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Susan Hayward

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Susan Hayward Biography and Filmography
Susan Hayward
Birthday: June 30, 1918
Birth Place: Brooklyn, New York, USA
Height: 5' 3"
Below is a complete filmography (list of movies he's appeared in)
for Susan Hayward.
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Susan Hayward was born Edythe Marrener in Brooklyn, New York, on June 30, 1918. Her father was a transportation worker, and Susan lived a fairly comfortable life as a child, but the precocious little redhead had no idea of the life that awaited her. She attended public school in Brooklyn, where she graduated from a commercial high school that was intended to give students a marketable skill. She had planned on becoming a secretary, but her plans changed. She started doing some modeling work for photographers in the NYC area. By 1937, her beauty in full bloom, she went to Hollywood when the nationwide search was on for someone to play the role of Scarlett O'Hara in Margaret Mitchell's Gone with the Wind (1939). Although she--along with several hundred other aspiring Scarletts--lost out to Vivien Leigh, Susan was to carve her own signature in Hollywood circles. In 1937 she got a bit part in Hollywood Hotel (1937). The bit parts continued all through 1938, with Susan playing, among other things, a coed, a telephone operator and an aspiring actress. She wasn't happy with these bit parts, but she also realized she had to "pay her dues". In 1939 she finally landed a part with substance, playing Isobel Rivers in the hit action film Beau Geste (1939). In 1941 she played Millie Perkins in the offbeat thriller Among the Living (1941). This quirky little film showed Hollywood Susan's considerable dramatic qualities for the first time. She then played a Southern belle in Cecil B. DeMille's Reap the Wild Wind (1942), one of the director's bigger successes, and once again showed her mettle as an actress. Following that movie she starred with Paulette Goddard and Fred MacMurray in The Forest Rangers (1942), playing tough gal Tana Mason. Although such films as Jack London (1943), And Now Tomorrow (1944) and Deadline at Dawn (1946) continued to showcase her talent, she still hadn't gotten the meaty role she craved. In 1947, however, she did, and received the first of five Academy Award nominations, this one for her portrayal of Angelica Evans in Smash-Up: The Story of a Woman (1947). She played the part to the hilt and many thought she would take home the Oscar, but she lost out to Loretta Young for The Farmer's Daughter (1947). In 1949 Susan was nominated again for My Foolish Heart (1949) and again was up against stiff competition, but once more her hopes were dashed when Olivia de Havilland won for The Heiress (1949). Now, however, with two Oscar nominations under her belt, Susan was a force to be reckoned with. Good scripts finally started to come her way and she chose carefully because she wanted to appear in good quality productions. Her caution paid off, as she garnered yet a third nomination in 1953 for With a Song in My Heart (1952). Later that year she starred as Rachel Donaldson Robards Jackson in The President's Lady (1953). She was superb as Andrew Jackson's embittered wife, who dies before he was able to take office as President of the United States. After her fourth Academy Award nomination for I'll Cry Tomorrow (1955), Susan began to wonder if she would ever take home the coveted gold statue. She didn't have much longer to wait, though. In 1958 she gave the performance of her lifetime as real-life California killer Barbara Graham in I Want to Live! (1958), who was convicted of murder and sentenced to death in the gas chamber. Susan was absolutely riveting in her portrayal of the doomed woman. Many film buffs consider it to be one of the finest performances of all time, and this time she was not only nominated for Best Actress, but won. After that role she appeared in about one movie a year. In 1972 she made her last theatrical film, The Revengers (1972). She had been diagnosed with cancer, and the disease finally claimed her life on March 14, 1975, in Hollywood. She was 56.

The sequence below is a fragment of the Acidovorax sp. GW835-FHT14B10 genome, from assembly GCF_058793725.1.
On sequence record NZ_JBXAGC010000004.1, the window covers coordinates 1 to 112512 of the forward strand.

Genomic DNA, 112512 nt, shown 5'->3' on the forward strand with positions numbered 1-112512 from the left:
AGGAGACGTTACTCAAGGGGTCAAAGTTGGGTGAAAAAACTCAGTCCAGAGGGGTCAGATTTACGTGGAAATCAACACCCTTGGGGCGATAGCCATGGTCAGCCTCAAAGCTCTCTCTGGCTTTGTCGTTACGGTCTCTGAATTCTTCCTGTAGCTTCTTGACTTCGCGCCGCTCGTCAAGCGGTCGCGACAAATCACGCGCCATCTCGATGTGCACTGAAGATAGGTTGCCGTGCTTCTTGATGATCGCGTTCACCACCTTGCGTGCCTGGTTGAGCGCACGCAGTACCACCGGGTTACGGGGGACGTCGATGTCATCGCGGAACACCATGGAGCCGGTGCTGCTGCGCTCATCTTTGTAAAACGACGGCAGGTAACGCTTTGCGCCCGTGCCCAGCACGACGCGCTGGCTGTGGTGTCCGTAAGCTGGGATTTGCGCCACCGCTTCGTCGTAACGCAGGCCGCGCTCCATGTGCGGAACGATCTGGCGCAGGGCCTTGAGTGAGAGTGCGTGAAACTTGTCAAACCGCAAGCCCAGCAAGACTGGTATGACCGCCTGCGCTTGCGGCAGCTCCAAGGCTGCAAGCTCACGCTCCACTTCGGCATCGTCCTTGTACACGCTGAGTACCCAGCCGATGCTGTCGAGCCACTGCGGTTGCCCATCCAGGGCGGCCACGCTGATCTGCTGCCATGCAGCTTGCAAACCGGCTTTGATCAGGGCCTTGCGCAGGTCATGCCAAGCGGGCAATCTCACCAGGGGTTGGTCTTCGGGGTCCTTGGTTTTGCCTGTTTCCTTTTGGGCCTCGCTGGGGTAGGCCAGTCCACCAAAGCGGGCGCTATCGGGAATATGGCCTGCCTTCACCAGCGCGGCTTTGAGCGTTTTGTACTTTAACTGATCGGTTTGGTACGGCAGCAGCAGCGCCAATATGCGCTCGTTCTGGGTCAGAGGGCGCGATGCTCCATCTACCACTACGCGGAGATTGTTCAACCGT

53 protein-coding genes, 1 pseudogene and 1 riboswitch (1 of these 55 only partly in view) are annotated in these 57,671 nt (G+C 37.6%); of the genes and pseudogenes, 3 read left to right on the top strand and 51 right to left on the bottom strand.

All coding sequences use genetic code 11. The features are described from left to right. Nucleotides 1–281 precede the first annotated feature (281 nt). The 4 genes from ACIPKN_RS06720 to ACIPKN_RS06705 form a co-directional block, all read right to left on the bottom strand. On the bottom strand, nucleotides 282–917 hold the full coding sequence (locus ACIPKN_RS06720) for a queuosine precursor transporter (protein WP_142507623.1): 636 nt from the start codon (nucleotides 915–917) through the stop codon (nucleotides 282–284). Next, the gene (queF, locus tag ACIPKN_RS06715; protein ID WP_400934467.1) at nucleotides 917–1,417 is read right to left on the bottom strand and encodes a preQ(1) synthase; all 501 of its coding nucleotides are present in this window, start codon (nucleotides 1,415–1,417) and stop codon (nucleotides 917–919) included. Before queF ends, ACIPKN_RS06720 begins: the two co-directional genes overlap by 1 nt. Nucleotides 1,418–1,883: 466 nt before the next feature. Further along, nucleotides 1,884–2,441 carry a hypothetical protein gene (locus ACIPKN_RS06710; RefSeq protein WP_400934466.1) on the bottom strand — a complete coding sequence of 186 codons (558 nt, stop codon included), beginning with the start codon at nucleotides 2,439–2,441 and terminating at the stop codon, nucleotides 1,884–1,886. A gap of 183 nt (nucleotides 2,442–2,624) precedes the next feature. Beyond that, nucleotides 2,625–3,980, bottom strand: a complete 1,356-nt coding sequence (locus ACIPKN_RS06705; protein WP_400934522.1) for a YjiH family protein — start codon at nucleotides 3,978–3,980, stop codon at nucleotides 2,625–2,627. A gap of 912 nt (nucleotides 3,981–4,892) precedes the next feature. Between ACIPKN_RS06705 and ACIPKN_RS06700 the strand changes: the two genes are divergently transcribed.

Say Goodbye, Maggie Cole (1972)
[ Susan Ward ]
The Revengers (1972)
[ Susan Ward ]
Heat of Anger (1972)
[ Susan Ward ]
Valley of the Dolls (1967)
[ Sharon Tate ][ Patty Duke ][ Susan Ward ][ Lee Grant ][ Barbara Parkins ]
The Honey Pot (1967)